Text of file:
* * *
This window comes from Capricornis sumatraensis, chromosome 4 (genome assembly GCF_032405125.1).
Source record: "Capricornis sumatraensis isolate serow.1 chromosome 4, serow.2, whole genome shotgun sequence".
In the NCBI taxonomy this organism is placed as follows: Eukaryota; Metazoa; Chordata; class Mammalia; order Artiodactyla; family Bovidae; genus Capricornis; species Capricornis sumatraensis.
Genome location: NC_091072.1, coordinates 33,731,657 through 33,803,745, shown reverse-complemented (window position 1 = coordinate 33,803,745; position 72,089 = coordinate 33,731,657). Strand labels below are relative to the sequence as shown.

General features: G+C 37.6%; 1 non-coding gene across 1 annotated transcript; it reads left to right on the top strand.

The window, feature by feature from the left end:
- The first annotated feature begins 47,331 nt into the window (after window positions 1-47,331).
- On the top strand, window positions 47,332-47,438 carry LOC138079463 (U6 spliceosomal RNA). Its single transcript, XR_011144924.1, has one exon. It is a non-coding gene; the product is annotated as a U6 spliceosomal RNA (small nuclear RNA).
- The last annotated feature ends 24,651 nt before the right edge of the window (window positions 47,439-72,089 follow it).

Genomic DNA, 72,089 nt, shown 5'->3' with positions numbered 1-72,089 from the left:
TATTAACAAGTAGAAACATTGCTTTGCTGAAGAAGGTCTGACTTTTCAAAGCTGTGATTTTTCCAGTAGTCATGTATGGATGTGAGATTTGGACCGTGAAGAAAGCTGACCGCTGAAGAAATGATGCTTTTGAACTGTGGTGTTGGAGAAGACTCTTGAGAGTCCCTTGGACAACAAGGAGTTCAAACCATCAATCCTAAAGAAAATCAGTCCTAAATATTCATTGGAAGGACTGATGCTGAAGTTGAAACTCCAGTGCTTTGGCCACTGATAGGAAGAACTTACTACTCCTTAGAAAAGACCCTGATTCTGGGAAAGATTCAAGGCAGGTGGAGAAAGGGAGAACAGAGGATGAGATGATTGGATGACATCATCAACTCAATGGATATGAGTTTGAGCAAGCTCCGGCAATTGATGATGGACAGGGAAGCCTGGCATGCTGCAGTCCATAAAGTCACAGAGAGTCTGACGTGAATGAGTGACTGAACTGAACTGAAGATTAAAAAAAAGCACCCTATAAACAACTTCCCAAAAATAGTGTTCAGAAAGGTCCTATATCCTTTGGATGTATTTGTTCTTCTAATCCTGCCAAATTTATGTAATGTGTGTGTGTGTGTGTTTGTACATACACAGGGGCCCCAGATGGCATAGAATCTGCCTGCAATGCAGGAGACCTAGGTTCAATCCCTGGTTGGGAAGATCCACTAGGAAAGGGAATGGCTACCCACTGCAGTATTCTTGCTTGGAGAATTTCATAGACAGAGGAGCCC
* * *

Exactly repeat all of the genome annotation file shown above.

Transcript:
This window comes from Capricornis sumatraensis, chromosome 4 (genome assembly GCF_032405125.1).
Source record: "Capricornis sumatraensis isolate serow.1 chromosome 4, serow.2, whole genome shotgun sequence".
In the NCBI taxonomy this organism is placed as follows: Eukaryota; Metazoa; Chordata; class Mammalia; order Artiodactyla; family Bovidae; genus Capricornis; species Capricornis sumatraensis.
Genome location: NC_091072.1, coordinates 33,731,657 through 33,803,745, shown reverse-complemented (window position 1 = coordinate 33,803,745; position 72,089 = coordinate 33,731,657). Strand labels below are relative to the sequence as shown.

General features: G+C 37.6%; 1 non-coding gene across 1 annotated transcript; it reads left to right on the top strand.

The window, feature by feature from the left end:
- The first annotated feature begins 47,331 nt into the window (after window positions 1-47,331).
- On the top strand, window positions 47,332-47,438 carry LOC138079463 (U6 spliceosomal RNA). Its single transcript, XR_011144924.1, has one exon. It is a non-coding gene; the product is annotated as a U6 spliceosomal RNA (small nuclear RNA).
- The last annotated feature ends 24,651 nt before the right edge of the window (window positions 47,439-72,089 follow it).

Genomic DNA, 72,089 nt, shown 5'->3' with positions numbered 1-72,089 from the left:
TATTAACAAGTAGAAACATTGCTTTGCTGAAGAAGGTCTGACTTTTCAAAGCTGTGATTTTTCCAGTAGTCATGTATGGATGTGAGATTTGGACCGTGAAGAAAGCTGACCGCTGAAGAAATGATGCTTTTGAACTGTGGTGTTGGAGAAGACTCTTGAGAGTCCCTTGGACAACAAGGAGTTCAAACCATCAATCCTAAAGAAAATCAGTCCTAAATATTCATTGGAAGGACTGATGCTGAAGTTGAAACTCCAGTGCTTTGGCCACTGATAGGAAGAACTTACTACTCCTTAGAAAAGACCCTGATTCTGGGAAAGATTCAAGGCAGGTGGAGAAAGGGAGAACAGAGGATGAGATGATTGGATGACATCATCAACTCAATGGATATGAGTTTGAGCAAGCTCCGGCAATTGATGATGGACAGGGAAGCCTGGCATGCTGCAGTCCATAAAGTCACAGAGAGTCTGACGTGAATGAGTGACTGAACTGAACTGAAGATTAAAAAAAAGCACCCTATAAACAACTTCCCAAAAATAGTGTTCAGAAAGGTCCTATATCCTTTGGATGTATTTGTTCTTCTAATCCTGCCAAATTTATGTAATGTGTGTGTGTGTGTGTTTGTACATACACAGGGGCCCCAGATGGCATAGAATCTGCCTGCAATGCAGGAGACCTAGGTTCAATCCCTGGTTGGGAAGATCCACTAGGAAAGGGAATGGCTACCCACTGCAGTATTCTTGCTTGGAGAATTTCATAGACAGAGGAGCCC